By Frank Shostak*

A common conception is that the central bank is a key factor in the determination of interest rates. In this way of thinking, the key role of the central bank is to make sure that the so-called economy is placed on a trajectory of stable economic growth and stable inflation. If for whatever reason the economy appears to deviate from the specified trajectory, then it is the responsibility of central bank policy to ensure the economy remains on this path. This is attained, so it is held, by means of influencing the short-term interest rate, in the US the federal funds rate.

The central bank influences the short-term interest rates by influencing monetary liquidity in the markets. While asset buying by the US Fed raises the money supply, its selling of assets produces the opposite effect. Thus, by buying assets the Fed adds to the monetary liquidity, thereby lowering rates, while by selling assets the exact opposite is taking place.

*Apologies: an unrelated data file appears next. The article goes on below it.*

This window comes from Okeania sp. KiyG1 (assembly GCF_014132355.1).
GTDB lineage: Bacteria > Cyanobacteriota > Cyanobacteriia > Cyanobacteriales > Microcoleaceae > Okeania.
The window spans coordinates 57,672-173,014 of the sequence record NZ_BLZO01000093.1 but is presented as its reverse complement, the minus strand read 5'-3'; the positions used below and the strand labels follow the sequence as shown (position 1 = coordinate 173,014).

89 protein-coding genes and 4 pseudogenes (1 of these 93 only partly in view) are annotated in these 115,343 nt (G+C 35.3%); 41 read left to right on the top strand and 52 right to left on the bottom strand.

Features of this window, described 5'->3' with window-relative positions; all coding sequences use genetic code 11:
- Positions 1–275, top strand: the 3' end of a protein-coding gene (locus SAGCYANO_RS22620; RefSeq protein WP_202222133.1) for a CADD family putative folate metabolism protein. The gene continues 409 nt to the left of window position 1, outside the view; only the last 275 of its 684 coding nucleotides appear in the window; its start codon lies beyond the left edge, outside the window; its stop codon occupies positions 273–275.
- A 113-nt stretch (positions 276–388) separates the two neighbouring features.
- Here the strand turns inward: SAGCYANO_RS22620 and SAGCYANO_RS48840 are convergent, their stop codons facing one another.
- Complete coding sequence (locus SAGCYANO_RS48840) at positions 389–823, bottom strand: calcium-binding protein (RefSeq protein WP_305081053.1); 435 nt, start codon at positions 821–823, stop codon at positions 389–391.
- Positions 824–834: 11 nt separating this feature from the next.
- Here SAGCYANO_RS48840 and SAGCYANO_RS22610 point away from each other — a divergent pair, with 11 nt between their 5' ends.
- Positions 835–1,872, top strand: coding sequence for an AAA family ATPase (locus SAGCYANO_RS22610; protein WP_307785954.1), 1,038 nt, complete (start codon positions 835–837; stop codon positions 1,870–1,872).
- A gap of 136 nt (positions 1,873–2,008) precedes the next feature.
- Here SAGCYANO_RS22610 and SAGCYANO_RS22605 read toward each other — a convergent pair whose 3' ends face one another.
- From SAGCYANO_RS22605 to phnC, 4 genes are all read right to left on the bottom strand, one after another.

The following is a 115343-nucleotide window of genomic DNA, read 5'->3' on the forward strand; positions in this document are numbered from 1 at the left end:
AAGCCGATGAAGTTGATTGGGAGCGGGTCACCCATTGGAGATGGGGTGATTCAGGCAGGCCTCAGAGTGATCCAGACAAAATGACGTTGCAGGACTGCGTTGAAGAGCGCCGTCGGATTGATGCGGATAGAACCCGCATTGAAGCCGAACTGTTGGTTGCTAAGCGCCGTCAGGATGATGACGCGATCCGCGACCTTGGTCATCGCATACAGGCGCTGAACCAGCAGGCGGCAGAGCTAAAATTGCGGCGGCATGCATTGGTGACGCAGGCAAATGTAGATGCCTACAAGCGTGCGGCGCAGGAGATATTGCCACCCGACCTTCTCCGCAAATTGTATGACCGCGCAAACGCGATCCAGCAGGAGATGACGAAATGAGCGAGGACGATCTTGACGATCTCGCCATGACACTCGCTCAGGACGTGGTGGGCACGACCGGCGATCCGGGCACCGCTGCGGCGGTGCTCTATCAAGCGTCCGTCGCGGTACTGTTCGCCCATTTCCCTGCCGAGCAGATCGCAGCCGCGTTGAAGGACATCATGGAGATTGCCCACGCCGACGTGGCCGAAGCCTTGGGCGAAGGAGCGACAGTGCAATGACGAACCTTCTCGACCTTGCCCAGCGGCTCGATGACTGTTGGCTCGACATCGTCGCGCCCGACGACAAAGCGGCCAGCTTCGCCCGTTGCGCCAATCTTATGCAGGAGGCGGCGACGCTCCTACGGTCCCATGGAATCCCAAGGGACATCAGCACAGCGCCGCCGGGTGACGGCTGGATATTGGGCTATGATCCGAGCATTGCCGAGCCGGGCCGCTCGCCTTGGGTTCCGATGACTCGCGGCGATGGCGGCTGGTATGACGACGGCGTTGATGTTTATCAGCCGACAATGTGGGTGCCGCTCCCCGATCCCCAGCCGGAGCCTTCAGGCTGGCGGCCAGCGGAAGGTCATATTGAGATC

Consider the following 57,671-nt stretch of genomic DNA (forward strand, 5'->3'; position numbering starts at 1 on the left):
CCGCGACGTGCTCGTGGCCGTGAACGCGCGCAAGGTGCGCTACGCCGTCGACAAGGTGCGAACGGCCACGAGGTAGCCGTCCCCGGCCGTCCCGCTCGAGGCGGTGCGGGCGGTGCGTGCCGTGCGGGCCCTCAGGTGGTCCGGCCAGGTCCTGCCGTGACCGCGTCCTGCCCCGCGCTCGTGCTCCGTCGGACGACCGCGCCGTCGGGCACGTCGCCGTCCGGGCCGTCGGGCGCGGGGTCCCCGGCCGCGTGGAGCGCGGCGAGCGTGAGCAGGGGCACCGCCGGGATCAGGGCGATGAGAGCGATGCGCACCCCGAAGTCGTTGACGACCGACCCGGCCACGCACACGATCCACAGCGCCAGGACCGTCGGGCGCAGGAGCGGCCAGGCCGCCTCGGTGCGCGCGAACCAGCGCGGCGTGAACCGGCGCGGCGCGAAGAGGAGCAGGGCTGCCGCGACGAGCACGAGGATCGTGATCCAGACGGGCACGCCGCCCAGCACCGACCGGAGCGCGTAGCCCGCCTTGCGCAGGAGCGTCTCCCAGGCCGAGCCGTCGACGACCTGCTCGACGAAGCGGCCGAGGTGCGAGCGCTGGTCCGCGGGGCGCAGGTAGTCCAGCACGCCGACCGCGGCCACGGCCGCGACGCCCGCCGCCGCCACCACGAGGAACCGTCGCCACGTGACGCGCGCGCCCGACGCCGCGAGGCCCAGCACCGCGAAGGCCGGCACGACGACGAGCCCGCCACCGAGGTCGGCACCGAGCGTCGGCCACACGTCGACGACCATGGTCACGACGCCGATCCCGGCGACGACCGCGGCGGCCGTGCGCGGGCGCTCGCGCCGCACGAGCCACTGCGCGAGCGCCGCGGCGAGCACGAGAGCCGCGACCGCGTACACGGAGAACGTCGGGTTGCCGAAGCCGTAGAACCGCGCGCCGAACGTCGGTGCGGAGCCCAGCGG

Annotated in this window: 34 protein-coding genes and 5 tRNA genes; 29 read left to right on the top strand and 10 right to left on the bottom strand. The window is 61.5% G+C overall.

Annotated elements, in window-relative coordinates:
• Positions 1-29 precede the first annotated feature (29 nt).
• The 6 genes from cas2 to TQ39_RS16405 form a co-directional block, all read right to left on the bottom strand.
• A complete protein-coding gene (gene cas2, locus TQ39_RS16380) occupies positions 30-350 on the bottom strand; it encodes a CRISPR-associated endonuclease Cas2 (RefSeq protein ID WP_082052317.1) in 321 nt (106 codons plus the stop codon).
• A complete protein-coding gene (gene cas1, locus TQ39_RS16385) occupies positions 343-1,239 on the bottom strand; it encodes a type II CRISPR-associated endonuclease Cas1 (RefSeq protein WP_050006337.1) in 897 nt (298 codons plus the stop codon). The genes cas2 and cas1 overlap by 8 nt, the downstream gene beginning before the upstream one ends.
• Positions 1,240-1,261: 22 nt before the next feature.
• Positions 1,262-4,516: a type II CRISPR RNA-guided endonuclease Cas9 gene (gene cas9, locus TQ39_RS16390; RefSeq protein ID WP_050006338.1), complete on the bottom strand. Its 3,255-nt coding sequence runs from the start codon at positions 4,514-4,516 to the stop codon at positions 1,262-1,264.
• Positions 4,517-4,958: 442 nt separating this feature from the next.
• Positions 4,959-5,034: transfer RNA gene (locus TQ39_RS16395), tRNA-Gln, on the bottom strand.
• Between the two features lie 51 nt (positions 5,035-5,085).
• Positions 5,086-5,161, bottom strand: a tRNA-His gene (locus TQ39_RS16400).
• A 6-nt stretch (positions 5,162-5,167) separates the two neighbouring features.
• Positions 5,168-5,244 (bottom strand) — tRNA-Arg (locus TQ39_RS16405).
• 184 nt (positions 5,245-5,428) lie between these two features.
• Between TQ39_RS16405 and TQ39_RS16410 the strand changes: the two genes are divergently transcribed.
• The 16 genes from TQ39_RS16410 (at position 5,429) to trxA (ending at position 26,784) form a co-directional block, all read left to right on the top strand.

Popular thinking also suggest that long-term rates are the average of current and expected short-term interest rates. If today’s one year rate is 4 percent and the next year’s one-year rate is expected to be 5 percent, then the two-year rate today should be 4.5 percent ((4+5)/2=4.5 percent). Conversely, if today’s one-year rate is 4 percent and the next year’s one-year rate is expected to be 3 percent, then the two-year rate today should be 3.5 percent (4+3)/2=3.5 percent.

Time Preference and Interest Rates

It is individuals’ time preferences rather than the central bank, however, that are the key to the interest rate determination process. What is it all about?

An individual who has just enough resources to keep himself alive is unlikely to lend or invest his paltry means. The cost of lending, or investing, to him is likely to be very high—it might even cost to lend part of his means. Therefore, he is unlikely to lend or invest even if offered a very high interest rate.

Once his wealth starts to expand, the cost of lending, or investing, starts to diminish. Allocating some of his wealth toward lending or investment is now going to undermine his life and well-being to a lesser extent. On this Mises wrote,